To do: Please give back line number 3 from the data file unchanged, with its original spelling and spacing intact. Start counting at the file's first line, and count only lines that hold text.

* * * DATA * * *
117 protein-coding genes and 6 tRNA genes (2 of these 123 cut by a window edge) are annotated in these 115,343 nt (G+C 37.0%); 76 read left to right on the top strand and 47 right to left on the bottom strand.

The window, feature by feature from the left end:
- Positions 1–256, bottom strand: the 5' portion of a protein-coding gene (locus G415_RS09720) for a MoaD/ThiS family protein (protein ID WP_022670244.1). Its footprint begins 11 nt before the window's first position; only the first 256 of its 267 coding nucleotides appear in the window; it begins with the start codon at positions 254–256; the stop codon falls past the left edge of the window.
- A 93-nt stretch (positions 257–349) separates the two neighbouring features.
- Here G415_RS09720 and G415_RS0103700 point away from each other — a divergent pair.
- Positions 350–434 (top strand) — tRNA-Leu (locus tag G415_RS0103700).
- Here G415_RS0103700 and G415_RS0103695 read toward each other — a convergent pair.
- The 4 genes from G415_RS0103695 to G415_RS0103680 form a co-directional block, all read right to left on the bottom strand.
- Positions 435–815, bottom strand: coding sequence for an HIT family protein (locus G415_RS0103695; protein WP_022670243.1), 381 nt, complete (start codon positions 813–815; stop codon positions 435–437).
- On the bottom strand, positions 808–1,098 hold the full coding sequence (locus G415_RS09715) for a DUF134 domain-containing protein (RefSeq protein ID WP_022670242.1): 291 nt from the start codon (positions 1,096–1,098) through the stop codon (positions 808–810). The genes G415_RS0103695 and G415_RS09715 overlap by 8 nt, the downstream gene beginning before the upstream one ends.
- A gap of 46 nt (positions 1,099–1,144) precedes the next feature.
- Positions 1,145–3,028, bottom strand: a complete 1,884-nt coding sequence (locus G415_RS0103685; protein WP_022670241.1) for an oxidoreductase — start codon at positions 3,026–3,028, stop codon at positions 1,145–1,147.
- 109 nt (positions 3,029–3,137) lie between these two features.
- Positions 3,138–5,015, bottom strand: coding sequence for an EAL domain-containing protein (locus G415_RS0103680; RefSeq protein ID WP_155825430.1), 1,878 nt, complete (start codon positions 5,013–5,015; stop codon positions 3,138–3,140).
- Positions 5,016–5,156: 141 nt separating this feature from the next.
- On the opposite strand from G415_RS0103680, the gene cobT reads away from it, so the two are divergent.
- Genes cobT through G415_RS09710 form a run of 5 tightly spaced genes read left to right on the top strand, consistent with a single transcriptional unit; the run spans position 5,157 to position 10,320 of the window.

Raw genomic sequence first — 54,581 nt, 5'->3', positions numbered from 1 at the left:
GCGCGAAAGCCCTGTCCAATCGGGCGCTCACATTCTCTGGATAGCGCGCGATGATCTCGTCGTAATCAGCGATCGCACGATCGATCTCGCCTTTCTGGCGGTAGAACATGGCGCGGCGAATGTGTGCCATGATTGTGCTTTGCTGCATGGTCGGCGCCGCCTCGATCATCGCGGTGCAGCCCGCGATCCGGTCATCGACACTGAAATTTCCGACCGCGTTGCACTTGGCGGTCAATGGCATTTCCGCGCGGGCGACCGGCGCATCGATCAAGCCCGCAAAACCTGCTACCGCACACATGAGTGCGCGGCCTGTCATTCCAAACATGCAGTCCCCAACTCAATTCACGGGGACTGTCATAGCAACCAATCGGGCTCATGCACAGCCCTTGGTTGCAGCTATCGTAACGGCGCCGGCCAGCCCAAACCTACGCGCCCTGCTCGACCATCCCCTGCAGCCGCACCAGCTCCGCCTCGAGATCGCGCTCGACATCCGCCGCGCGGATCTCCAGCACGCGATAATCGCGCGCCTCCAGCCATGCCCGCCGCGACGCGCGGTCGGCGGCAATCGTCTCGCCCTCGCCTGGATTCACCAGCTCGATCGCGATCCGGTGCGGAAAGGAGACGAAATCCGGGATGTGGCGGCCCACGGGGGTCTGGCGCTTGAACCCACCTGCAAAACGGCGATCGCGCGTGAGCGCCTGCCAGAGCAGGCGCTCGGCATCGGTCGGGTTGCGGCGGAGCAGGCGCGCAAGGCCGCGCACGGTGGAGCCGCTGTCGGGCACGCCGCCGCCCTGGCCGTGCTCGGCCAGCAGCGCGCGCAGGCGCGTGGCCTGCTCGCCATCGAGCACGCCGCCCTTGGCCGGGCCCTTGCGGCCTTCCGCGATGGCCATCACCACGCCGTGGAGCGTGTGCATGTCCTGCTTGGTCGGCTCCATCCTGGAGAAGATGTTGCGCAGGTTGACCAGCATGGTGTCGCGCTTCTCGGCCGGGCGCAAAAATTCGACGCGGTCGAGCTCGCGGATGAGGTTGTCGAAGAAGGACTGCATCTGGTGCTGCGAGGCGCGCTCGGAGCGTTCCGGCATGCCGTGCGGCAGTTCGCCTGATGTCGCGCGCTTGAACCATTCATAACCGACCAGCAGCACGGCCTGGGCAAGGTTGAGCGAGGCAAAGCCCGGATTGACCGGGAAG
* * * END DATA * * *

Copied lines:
- Positions 1–256, bottom strand: the 5' portion of a protein-coding gene (locus G415_RS09720) for a MoaD/ThiS family protein (protein ID WP_022670244.1). Its footprint begins 11 nt before the window's first position; only the first 256 of its 267 coding nucleotides appear in the window; it begins with the start codon at positions 254–256; the stop codon falls past the left edge of the window.